The Russian ruble weakened 0.2 percent. South Korea’s won fell 0.5 percent against the dollar, the most in almost two months, while the Indian rupee and the Brazilian real fell 0.9 percent, leading declines among emerging-market currencies. Israel’s shekel added 0.2 percent as Jerusalem and Tel Aviv sounded air-raid sirens and Israel extended its bombing of the Gaza Strip.
The extra yield investors demand to own emerging-market debt over U.S. Treasuries was unchanged at 306 basis points, according to JPMorgan Chase & Co.’s EMBI Global Index.
The Shanghai Composite Index lost the most among major Asian markets this week on concern the nation’s new leadership won’t accelerate economic reforms. The economy of the euro area contracted 0.1 percent in the third quarter, slipping into recession for the second time in four years, a Luxembourg-based statistics office said yesterday.
The Shanghai Composite slid 0.8 percent today, paring earlier losses of as much as 1.4 percent, after the government announced a dividend-tax cut for long-term investors.
The composition of the Communist Party’s top leadership body announced in China yesterday hurt expectations for economic reform, Adam Wolfe, senior economist for Asia at Roubini Global Economics in London, wrote in an e-mail. Wang Qishan, who oversaw the nation’s financial sector amid looser government controls on interest rates and the yuan, was named to a post that signaled he won’t directly supervise the economy.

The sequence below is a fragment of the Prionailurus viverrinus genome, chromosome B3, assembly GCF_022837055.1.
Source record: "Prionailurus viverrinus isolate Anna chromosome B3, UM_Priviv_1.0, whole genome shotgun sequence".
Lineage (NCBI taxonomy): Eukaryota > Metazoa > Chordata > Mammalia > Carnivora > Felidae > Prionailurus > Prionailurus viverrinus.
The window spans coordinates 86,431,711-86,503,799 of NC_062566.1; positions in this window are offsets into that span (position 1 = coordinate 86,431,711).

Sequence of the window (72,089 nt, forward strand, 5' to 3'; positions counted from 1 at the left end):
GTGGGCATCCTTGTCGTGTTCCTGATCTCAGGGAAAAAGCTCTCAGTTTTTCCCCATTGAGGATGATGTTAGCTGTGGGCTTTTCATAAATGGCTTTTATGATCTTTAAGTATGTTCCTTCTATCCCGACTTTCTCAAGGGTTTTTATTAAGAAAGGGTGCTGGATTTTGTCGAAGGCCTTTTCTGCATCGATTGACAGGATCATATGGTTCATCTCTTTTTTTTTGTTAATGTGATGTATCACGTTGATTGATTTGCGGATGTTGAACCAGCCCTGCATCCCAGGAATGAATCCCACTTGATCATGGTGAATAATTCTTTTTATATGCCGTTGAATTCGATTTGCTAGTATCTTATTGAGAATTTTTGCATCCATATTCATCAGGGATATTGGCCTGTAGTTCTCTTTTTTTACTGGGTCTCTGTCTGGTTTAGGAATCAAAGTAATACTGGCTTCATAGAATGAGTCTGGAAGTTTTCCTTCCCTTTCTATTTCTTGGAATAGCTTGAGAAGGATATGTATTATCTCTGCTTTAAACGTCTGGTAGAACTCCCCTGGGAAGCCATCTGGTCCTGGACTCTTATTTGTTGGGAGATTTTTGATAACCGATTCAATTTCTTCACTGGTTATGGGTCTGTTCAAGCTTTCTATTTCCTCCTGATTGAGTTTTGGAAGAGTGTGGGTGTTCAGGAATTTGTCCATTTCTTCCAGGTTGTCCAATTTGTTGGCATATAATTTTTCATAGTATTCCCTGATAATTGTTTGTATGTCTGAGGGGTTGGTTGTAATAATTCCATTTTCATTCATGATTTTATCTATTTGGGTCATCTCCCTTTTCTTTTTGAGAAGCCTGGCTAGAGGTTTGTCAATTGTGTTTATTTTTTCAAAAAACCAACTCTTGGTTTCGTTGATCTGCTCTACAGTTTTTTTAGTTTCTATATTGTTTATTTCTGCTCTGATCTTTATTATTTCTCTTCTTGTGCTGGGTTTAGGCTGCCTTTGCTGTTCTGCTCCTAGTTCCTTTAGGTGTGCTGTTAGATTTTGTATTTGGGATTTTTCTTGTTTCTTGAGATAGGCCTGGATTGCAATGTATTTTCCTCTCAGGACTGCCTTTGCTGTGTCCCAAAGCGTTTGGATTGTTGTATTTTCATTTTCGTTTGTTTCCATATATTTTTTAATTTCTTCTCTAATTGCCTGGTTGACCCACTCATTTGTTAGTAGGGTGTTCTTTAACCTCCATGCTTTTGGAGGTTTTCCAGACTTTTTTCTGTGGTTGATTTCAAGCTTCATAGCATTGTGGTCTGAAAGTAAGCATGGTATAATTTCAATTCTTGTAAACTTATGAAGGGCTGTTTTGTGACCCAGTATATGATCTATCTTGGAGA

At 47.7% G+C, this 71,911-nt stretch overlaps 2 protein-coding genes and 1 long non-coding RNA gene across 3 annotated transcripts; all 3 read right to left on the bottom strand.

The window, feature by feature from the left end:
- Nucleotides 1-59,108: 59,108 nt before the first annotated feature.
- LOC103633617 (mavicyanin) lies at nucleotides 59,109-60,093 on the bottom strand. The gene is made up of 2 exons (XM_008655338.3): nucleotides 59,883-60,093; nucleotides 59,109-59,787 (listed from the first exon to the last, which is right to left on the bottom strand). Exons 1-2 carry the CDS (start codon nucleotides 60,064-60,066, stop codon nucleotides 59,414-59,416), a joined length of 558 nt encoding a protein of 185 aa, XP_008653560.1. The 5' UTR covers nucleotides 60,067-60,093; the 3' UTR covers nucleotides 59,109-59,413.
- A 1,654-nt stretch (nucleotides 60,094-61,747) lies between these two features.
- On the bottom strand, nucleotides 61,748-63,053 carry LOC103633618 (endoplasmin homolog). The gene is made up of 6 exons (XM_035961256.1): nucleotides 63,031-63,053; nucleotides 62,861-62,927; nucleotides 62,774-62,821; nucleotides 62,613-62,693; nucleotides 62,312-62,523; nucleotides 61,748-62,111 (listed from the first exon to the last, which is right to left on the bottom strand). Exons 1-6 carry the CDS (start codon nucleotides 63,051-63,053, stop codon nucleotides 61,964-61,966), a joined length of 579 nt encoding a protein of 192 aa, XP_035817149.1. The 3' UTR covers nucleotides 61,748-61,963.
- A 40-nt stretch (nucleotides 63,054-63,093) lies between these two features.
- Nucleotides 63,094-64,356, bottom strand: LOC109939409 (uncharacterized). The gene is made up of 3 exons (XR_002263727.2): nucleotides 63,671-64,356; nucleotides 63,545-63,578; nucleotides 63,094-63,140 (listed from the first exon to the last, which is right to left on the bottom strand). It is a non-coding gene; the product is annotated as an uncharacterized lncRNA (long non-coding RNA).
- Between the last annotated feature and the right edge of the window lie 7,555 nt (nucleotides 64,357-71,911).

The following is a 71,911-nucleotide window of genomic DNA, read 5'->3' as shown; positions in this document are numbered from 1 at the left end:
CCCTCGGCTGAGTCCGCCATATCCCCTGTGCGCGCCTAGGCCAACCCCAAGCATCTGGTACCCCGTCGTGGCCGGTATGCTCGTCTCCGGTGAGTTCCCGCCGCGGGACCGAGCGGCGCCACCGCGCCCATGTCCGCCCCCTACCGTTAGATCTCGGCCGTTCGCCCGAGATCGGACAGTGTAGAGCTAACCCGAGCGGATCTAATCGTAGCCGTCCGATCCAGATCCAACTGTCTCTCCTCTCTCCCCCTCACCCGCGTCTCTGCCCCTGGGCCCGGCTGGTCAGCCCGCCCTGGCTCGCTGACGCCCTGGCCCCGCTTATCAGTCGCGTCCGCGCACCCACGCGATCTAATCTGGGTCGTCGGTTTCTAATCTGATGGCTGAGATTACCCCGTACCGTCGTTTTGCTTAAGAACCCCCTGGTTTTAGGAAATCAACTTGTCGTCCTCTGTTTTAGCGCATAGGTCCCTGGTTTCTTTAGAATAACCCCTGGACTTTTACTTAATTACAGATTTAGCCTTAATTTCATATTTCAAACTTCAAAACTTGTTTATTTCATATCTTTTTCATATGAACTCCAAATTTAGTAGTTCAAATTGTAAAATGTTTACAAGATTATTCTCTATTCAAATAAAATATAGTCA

Zhang Dejiang, vice premier in charge of industries including telecommunications and energy, was also named yesterday to the paramount Politburo Standing Committee. Zhang said in a November 2010 speech that state-owned enterprises must strive to be “stronger, more excellent and bigger,” the Xinhua News Agency reported.
“Hopes for economic reform took a big hit,” Roubini Global’s Wolfe wrote yesterday. “Wang has a track record of implementing market-oriented reforms in the past. He would have been expected to take on the state-owned enterprises’ monopolies and ease financial repression in the banking sector.”
China will cut its stock dividend tax by half for individuals who hold shares for at least one year as part of efforts to encourage long-term investment and reduce speculative trading. The tax rate will be lowered to 5 percent effective Jan. 1, the Ministry of Finance said on its website today.
South Korea’s Kospi Index dropped 0.5 percent, while Taiwan’s Taiex index lost 0.2 percent. The BSE India Sensitive Index fell 0.9 percent, extending a six-day decline, the longest slump in almost a year.
Samsung Electronics slid the most in three weeks, while SK Hynix Inc. sank 4.6 percent, making a gauge of technology stocks the biggest decliner among 10 industries in the MSCI emerging-market index. Dell Inc. forecast fiscal fourth-quarter revenue will be $14 billion to $14.4 billion, lower than the $14.5 billion average estimate of analysts surveyed by Bloomberg.
Applied Materials Inc. predicted sales in the fiscal first quarter will decline as much as 15 percent from the prior quarter. Haier Electronics sank 6.4 percent, its biggest loss since March 28.